Dusty’s exactly right. There is no way to recognize heterosexual common-law marriage in law and deny same to homosexual couples and claim that the equal protections clause of the Constitution is not being violated.

    And yes, the blind should be accommodated to the degree that that’s possible and for exactly the same reason that those who are physically disabled should have access ramps built for them and disability parking provided for them: because all obstacles to equality that CAN be removed without detriment to society, SHOULD be removed. If there was some way to prove to me that granting gays the right to marry would irreparably harm society, I’d be against it. No one yet has made that case to my satisfaction.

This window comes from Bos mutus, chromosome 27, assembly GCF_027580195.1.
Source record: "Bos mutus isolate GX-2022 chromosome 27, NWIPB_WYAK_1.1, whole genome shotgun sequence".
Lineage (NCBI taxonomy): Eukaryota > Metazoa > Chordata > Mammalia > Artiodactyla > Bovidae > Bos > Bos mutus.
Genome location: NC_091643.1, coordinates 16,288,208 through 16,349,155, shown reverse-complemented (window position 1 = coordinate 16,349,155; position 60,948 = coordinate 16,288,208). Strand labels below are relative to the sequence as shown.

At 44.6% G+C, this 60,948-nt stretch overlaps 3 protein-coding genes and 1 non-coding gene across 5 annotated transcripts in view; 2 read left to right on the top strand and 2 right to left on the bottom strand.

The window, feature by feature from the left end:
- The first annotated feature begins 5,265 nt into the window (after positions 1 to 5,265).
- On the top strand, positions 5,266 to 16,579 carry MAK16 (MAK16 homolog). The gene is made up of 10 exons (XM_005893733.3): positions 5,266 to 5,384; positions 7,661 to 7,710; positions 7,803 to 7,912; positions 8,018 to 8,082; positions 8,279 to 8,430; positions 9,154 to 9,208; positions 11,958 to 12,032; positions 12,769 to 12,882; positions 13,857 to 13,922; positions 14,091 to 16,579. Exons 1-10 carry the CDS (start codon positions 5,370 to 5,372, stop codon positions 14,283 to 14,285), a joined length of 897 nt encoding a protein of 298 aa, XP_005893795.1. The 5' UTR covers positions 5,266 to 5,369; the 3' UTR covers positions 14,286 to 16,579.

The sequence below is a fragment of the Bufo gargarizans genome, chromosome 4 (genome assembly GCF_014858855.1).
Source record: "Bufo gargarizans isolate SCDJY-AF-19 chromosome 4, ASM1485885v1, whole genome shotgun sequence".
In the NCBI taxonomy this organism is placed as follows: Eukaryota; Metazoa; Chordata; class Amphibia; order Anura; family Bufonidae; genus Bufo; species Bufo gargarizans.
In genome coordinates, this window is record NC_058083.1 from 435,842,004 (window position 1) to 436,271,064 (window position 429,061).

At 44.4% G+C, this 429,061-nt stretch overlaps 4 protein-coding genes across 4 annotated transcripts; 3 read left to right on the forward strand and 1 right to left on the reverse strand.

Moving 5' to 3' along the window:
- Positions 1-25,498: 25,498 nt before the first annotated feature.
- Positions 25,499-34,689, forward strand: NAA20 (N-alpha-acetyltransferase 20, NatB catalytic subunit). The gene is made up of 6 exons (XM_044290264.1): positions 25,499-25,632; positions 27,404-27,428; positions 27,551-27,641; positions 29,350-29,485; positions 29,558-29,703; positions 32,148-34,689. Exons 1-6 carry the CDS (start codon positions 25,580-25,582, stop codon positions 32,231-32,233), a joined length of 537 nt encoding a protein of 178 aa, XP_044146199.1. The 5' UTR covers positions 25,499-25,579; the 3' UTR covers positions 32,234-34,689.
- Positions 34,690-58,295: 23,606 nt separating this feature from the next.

We should not tolerate inequalities in the law or unnecessary obstacles to people pursuing their vision of happiness in our society, in my opinion. Not if we say that we take the Constitution seriously.

  20. By Dusty on May 16, 2008 | Reply

    Jesus Christ, we aren’t talking about teenagers..don’t move the goalposts steve!

    Try, just once to deal with the issue at exactly will allowing LGBT’s to marry affect or effect your personal life??

  21. By Craig R. Harmon on May 16, 2008 | Reply

    Approached from another angle, just as “separate but equal” facilities before Brown v. Board of Education were not equal, neither is the estate of marriage between a gay person and a member of the opposite gender equal to marriage for heterosexual couples. Because they aren’t the same thing, saying that gays can marry members of the opposite gender, just as straights can, does not represent a valid argument that marriage laws in any way treat gays and straights equally.

  22. By Craig R. Harmon on May 16, 2008 | Reply